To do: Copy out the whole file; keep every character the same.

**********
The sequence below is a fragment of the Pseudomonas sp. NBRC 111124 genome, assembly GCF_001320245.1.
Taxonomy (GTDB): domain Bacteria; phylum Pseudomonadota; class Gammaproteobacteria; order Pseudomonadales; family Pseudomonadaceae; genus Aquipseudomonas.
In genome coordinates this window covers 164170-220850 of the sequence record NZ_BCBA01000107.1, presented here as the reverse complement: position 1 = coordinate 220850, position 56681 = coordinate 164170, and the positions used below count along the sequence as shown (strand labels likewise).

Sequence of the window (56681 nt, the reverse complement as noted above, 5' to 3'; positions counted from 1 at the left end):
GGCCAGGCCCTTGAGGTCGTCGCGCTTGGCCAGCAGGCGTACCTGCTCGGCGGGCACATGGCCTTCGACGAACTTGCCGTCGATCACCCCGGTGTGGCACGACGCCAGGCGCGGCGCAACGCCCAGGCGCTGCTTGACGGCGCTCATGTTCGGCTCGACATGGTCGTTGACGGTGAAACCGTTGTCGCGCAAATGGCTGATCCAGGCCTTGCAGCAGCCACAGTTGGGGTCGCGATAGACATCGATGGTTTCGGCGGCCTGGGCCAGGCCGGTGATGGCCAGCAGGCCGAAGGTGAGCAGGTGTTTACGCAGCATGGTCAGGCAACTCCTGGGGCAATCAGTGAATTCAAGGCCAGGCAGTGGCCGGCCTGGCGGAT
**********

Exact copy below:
The sequence below is a fragment of the Pseudomonas sp. NBRC 111124 genome, assembly GCF_001320245.1.
Taxonomy (GTDB): domain Bacteria; phylum Pseudomonadota; class Gammaproteobacteria; order Pseudomonadales; family Pseudomonadaceae; genus Aquipseudomonas.
In genome coordinates this window covers 164170-220850 of the sequence record NZ_BCBA01000107.1, presented here as the reverse complement: position 1 = coordinate 220850, position 56681 = coordinate 164170, and the positions used below count along the sequence as shown (strand labels likewise).

Sequence of the window (56681 nt, the reverse complement as noted above, 5' to 3'; positions counted from 1 at the left end):
GGCCAGGCCCTTGAGGTCGTCGCGCTTGGCCAGCAGGCGTACCTGCTCGGCGGGCACATGGCCTTCGACGAACTTGCCGTCGATCACCCCGGTGTGGCACGACGCCAGGCGCGGCGCAACGCCCAGGCGCTGCTTGACGGCGCTCATGTTCGGCTCGACATGGTCGTTGACGGTGAAACCGTTGTCGCGCAAATGGCTGATCCAGGCCTTGCAGCAGCCACAGTTGGGGTCGCGATAGACATCGATGGTTTCGGCGGCCTGGGCCAGGCCGGTGATGGCCAGCAGGCCGAAGGTGAGCAGGTGTTTACGCAGCATGGTCAGGCAACTCCTGGGGCAATCAGTGAATTCAAGGCCAGGCAGTGGCCGGCCTGGCGGAT